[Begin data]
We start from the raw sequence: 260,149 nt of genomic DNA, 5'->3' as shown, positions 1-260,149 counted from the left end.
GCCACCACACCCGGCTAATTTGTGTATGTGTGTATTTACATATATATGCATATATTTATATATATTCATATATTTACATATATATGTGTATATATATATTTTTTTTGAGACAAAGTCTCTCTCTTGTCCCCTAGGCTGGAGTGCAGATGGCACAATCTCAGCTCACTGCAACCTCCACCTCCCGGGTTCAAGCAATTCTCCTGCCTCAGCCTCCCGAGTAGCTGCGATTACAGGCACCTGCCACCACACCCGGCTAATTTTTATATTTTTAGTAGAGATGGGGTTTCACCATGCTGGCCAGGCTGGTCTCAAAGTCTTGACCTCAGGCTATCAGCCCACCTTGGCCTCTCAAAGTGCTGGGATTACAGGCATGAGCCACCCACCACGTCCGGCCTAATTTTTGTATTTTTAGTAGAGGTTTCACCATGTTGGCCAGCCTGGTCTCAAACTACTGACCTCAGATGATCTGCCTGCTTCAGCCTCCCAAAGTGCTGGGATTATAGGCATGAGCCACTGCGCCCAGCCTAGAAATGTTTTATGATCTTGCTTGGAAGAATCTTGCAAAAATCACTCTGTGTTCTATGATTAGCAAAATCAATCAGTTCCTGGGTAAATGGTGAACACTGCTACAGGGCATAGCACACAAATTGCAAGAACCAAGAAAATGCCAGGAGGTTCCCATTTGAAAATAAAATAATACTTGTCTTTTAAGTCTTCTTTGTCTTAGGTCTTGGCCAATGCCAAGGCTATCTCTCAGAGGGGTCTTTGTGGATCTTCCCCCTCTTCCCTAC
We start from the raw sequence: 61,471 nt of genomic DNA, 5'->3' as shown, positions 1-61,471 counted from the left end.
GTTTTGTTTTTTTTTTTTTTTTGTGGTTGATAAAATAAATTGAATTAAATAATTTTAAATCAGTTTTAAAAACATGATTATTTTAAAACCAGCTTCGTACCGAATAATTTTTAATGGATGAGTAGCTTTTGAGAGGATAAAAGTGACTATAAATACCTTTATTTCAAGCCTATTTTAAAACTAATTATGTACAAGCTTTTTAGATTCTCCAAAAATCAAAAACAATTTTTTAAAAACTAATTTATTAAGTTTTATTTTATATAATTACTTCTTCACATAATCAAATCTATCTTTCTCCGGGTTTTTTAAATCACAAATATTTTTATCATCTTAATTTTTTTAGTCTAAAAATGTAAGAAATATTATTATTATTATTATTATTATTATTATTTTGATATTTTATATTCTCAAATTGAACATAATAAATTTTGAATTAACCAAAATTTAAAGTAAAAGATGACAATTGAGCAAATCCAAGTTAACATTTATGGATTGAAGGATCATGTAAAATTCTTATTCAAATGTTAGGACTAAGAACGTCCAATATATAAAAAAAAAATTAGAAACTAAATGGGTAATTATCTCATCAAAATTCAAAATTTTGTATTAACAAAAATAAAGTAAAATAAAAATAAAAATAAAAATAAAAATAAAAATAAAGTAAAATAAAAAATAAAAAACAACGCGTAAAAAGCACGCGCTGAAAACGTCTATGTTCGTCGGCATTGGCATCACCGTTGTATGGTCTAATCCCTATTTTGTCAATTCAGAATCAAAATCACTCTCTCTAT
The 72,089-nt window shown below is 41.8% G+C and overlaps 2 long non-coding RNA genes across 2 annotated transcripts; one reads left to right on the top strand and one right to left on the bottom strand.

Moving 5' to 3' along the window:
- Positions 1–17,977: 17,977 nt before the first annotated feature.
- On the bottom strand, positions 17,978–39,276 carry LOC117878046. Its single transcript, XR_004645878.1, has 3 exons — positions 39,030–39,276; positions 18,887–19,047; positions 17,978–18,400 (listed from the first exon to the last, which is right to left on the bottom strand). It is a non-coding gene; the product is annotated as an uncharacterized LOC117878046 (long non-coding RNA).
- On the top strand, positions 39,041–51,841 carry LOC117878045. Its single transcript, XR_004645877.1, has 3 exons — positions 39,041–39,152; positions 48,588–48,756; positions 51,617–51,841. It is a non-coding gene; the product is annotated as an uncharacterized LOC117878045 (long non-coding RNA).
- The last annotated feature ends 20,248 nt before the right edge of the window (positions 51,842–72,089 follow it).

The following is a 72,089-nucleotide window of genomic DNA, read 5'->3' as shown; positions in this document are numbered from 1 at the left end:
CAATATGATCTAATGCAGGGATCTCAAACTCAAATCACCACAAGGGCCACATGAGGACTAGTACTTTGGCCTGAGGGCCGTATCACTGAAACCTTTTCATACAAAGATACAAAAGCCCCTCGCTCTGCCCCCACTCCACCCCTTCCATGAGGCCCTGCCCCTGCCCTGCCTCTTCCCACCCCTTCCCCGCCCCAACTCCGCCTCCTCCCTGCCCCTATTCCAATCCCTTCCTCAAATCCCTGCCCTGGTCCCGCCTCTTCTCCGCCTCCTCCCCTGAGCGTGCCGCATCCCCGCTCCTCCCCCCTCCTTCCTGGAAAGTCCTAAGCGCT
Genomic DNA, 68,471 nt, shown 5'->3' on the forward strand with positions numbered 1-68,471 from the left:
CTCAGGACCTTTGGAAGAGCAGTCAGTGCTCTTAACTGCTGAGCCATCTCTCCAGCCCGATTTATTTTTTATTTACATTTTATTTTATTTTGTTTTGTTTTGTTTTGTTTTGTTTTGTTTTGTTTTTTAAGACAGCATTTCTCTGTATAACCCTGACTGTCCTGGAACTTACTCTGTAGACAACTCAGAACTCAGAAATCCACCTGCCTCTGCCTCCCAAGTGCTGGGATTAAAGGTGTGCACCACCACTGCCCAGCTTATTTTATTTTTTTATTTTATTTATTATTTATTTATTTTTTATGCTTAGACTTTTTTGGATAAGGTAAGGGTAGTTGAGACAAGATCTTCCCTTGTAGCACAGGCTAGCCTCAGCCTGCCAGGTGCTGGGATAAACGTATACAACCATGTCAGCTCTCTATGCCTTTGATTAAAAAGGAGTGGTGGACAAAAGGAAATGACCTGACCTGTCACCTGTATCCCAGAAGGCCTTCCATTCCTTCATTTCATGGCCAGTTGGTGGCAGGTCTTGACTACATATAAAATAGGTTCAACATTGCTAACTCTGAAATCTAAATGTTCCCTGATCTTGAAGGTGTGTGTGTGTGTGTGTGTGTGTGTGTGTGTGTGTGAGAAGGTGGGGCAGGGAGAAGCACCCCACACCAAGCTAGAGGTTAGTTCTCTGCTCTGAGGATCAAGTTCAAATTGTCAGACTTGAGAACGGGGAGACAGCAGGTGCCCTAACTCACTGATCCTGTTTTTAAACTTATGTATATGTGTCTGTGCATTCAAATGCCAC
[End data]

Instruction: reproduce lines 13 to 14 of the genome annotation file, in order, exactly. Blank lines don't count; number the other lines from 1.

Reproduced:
Genomic DNA, 68,471 nt, shown 5'->3' on the forward strand with positions numbered 1-68,471 from the left:
CTCAGGACCTTTGGAAGAGCAGTCAGTGCTCTTAACTGCTGAGCCATCTCTCCAGCCCGATTTATTTTTTATTTACATTTTATTTTATTTTGTTTTGTTTTGTTTTGTTTTGTTTTGTTTTGTTTTTTAAGACAGCATTTCTCTGTATAACCCTGACTGTCCTGGAACTTACTCTGTAGACAACTCAGAACTCAGAAATCCACCTGCCTCTGCCTCCCAAGTGCTGGGATTAAAGGTGTGCACCACCACTGCCCAGCTTATTTTATTTTTTTATTTTATTTATTATTTATTTATTTTTTATGCTTAGACTTTTTTGGATAAGGTAAGGGTAGTTGAGACAAGATCTTCCCTTGTAGCACAGGCTAGCCTCAGCCTGCCAGGTGCTGGGATAAACGTATACAACCATGTCAGCTCTCTATGCCTTTGATTAAAAAGGAGTGGTGGACAAAAGGAAATGACCTGACCTGTCACCTGTATCCCAGAAGGCCTTCCATTCCTTCATTTCATGGCCAGTTGGTGGCAGGTCTTGACTACATATAAAATAGGTTCAACATTGCTAACTCTGAAATCTAAATGTTCCCTGATCTTGAAGGTGTGTGTGTGTGTGTGTGTGTGTGTGTGTGTGTGTGAGAAGGTGGGGCAGGGAGAAGCACCCCACACCAAGCTAGAGGTTAGTTCTCTGCTCTGAGGATCAAGTTCAAATTGTCAGACTTGAGAACGGGGAGACAGCAGGTGCCCTAACTCACTGATCCTGTTTTTAAACTTATGTATATGTGTCTGTGCATTCAAATGCCAC